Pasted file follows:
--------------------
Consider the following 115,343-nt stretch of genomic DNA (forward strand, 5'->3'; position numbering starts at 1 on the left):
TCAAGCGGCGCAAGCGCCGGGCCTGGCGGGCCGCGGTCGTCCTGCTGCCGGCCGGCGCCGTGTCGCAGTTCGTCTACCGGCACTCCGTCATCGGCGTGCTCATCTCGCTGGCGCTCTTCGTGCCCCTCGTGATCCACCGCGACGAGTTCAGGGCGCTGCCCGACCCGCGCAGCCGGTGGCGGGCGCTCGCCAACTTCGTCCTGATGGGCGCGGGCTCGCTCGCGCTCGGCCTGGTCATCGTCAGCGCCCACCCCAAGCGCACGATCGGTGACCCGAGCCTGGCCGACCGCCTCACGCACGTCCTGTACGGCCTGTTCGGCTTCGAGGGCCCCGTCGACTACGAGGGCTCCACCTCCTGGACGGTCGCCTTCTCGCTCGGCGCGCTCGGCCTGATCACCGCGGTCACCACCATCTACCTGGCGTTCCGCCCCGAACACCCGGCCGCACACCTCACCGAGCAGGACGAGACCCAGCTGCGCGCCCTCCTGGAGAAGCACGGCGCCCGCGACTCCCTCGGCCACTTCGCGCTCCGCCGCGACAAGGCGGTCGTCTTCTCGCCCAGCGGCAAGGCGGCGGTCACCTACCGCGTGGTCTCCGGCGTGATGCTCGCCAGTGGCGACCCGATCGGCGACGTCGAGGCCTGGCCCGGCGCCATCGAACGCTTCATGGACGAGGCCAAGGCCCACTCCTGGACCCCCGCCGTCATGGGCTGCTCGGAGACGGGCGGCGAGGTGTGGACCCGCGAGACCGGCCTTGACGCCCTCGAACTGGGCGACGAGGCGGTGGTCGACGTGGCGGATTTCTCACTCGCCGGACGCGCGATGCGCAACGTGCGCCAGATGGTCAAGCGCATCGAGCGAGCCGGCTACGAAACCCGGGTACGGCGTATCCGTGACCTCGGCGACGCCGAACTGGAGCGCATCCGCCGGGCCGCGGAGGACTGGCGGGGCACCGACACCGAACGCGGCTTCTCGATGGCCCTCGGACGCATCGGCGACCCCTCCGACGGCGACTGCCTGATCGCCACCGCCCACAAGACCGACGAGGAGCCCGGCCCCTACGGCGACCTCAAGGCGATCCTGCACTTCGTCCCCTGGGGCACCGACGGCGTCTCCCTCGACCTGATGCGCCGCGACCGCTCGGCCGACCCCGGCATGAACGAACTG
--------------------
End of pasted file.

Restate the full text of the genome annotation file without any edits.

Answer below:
Consider the following 115,343-nt stretch of genomic DNA (forward strand, 5'->3'; position numbering starts at 1 on the left):
TCAAGCGGCGCAAGCGCCGGGCCTGGCGGGCCGCGGTCGTCCTGCTGCCGGCCGGCGCCGTGTCGCAGTTCGTCTACCGGCACTCCGTCATCGGCGTGCTCATCTCGCTGGCGCTCTTCGTGCCCCTCGTGATCCACCGCGACGAGTTCAGGGCGCTGCCCGACCCGCGCAGCCGGTGGCGGGCGCTCGCCAACTTCGTCCTGATGGGCGCGGGCTCGCTCGCGCTCGGCCTGGTCATCGTCAGCGCCCACCCCAAGCGCACGATCGGTGACCCGAGCCTGGCCGACCGCCTCACGCACGTCCTGTACGGCCTGTTCGGCTTCGAGGGCCCCGTCGACTACGAGGGCTCCACCTCCTGGACGGTCGCCTTCTCGCTCGGCGCGCTCGGCCTGATCACCGCGGTCACCACCATCTACCTGGCGTTCCGCCCCGAACACCCGGCCGCACACCTCACCGAGCAGGACGAGACCCAGCTGCGCGCCCTCCTGGAGAAGCACGGCGCCCGCGACTCCCTCGGCCACTTCGCGCTCCGCCGCGACAAGGCGGTCGTCTTCTCGCCCAGCGGCAAGGCGGCGGTCACCTACCGCGTGGTCTCCGGCGTGATGCTCGCCAGTGGCGACCCGATCGGCGACGTCGAGGCCTGGCCCGGCGCCATCGAACGCTTCATGGACGAGGCCAAGGCCCACTCCTGGACCCCCGCCGTCATGGGCTGCTCGGAGACGGGCGGCGAGGTGTGGACCCGCGAGACCGGCCTTGACGCCCTCGAACTGGGCGACGAGGCGGTGGTCGACGTGGCGGATTTCTCACTCGCCGGACGCGCGATGCGCAACGTGCGCCAGATGGTCAAGCGCATCGAGCGAGCCGGCTACGAAACCCGGGTACGGCGTATCCGTGACCTCGGCGACGCCGAACTGGAGCGCATCCGCCGGGCCGCGGAGGACTGGCGGGGCACCGACACCGAACGCGGCTTCTCGATGGCCCTCGGACGCATCGGCGACCCCTCCGACGGCGACTGCCTGATCGCCACCGCCCACAAGACCGACGAGGAGCCCGGCCCCTACGGCGACCTCAAGGCGATCCTGCACTTCGTCCCCTGGGGCACCGACGGCGTCTCCCTCGACCTGATGCGCCGCGACCGCTCGGCCGACCCCGGCATGAACGAACTG